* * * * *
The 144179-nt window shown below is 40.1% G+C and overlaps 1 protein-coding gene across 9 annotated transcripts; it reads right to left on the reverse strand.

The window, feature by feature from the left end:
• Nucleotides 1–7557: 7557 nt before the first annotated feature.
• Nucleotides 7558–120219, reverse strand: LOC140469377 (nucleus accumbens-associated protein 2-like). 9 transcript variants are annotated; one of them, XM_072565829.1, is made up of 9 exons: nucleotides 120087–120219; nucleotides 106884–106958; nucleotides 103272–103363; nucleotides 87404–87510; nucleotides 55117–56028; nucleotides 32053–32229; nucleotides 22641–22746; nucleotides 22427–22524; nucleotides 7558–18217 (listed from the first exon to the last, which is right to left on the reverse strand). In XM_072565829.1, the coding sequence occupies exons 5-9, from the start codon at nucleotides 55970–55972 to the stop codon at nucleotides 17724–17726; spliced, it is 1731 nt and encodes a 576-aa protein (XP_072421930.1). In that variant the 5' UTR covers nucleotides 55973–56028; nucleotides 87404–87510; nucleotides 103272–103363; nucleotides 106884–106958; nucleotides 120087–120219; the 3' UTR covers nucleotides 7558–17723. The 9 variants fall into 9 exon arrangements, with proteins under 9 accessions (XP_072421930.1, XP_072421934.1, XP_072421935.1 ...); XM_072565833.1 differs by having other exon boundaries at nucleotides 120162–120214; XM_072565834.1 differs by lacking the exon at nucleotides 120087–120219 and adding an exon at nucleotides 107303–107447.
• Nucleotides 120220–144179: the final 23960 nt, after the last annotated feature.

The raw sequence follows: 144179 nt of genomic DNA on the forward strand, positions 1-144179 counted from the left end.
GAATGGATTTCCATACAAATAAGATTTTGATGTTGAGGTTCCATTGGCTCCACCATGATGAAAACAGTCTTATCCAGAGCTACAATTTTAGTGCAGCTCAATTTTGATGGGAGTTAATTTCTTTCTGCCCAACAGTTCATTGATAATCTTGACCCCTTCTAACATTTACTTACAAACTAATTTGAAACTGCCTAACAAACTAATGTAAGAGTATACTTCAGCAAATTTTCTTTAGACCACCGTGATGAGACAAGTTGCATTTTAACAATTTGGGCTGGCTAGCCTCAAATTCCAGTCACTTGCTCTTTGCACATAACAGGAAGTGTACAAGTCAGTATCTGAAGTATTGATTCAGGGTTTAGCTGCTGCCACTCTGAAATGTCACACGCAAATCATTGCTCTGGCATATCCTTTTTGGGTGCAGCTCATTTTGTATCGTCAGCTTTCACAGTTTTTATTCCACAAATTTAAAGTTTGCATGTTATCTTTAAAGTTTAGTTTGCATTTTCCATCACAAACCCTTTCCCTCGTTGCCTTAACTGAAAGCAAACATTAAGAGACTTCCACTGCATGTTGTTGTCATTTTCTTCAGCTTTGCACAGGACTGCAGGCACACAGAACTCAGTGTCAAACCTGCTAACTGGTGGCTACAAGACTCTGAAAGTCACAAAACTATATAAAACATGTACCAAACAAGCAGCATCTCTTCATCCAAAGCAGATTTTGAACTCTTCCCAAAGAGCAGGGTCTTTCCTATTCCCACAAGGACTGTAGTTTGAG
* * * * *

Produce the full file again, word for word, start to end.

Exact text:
The 144179-nt window shown below is 40.1% G+C and overlaps 1 protein-coding gene across 9 annotated transcripts; it reads right to left on the reverse strand.

The window, feature by feature from the left end:
• Nucleotides 1–7557: 7557 nt before the first annotated feature.
• Nucleotides 7558–120219, reverse strand: LOC140469377 (nucleus accumbens-associated protein 2-like). 9 transcript variants are annotated; one of them, XM_072565829.1, is made up of 9 exons: nucleotides 120087–120219; nucleotides 106884–106958; nucleotides 103272–103363; nucleotides 87404–87510; nucleotides 55117–56028; nucleotides 32053–32229; nucleotides 22641–22746; nucleotides 22427–22524; nucleotides 7558–18217 (listed from the first exon to the last, which is right to left on the reverse strand). In XM_072565829.1, the coding sequence occupies exons 5-9, from the start codon at nucleotides 55970–55972 to the stop codon at nucleotides 17724–17726; spliced, it is 1731 nt and encodes a 576-aa protein (XP_072421930.1). In that variant the 5' UTR covers nucleotides 55973–56028; nucleotides 87404–87510; nucleotides 103272–103363; nucleotides 106884–106958; nucleotides 120087–120219; the 3' UTR covers nucleotides 7558–17723. The 9 variants fall into 9 exon arrangements, with proteins under 9 accessions (XP_072421930.1, XP_072421934.1, XP_072421935.1 ...); XM_072565833.1 differs by having other exon boundaries at nucleotides 120162–120214; XM_072565834.1 differs by lacking the exon at nucleotides 120087–120219 and adding an exon at nucleotides 107303–107447.
• Nucleotides 120220–144179: the final 23960 nt, after the last annotated feature.

The raw sequence follows: 144179 nt of genomic DNA on the forward strand, positions 1-144179 counted from the left end.
GAATGGATTTCCATACAAATAAGATTTTGATGTTGAGGTTCCATTGGCTCCACCATGATGAAAACAGTCTTATCCAGAGCTACAATTTTAGTGCAGCTCAATTTTGATGGGAGTTAATTTCTTTCTGCCCAACAGTTCATTGATAATCTTGACCCCTTCTAACATTTACTTACAAACTAATTTGAAACTGCCTAACAAACTAATGTAAGAGTATACTTCAGCAAATTTTCTTTAGACCACCGTGATGAGACAAGTTGCATTTTAACAATTTGGGCTGGCTAGCCTCAAATTCCAGTCACTTGCTCTTTGCACATAACAGGAAGTGTACAAGTCAGTATCTGAAGTATTGATTCAGGGTTTAGCTGCTGCCACTCTGAAATGTCACACGCAAATCATTGCTCTGGCATATCCTTTTTGGGTGCAGCTCATTTTGTATCGTCAGCTTTCACAGTTTTTATTCCACAAATTTAAAGTTTGCATGTTATCTTTAAAGTTTAGTTTGCATTTTCCATCACAAACCCTTTCCCTCGTTGCCTTAACTGAAAGCAAACATTAAGAGACTTCCACTGCATGTTGTTGTCATTTTCTTCAGCTTTGCACAGGACTGCAGGCACACAGAACTCAGTGTCAAACCTGCTAACTGGTGGCTACAAGACTCTGAAAGTCACAAAACTATATAAAACATGTACCAAACAAGCAGCATCTCTTCATCCAAAGCAGATTTTGAACTCTTCCCAAAGAGCAGGGTCTTTCCTATTCCCACAAGGACTGTAGTTTGAG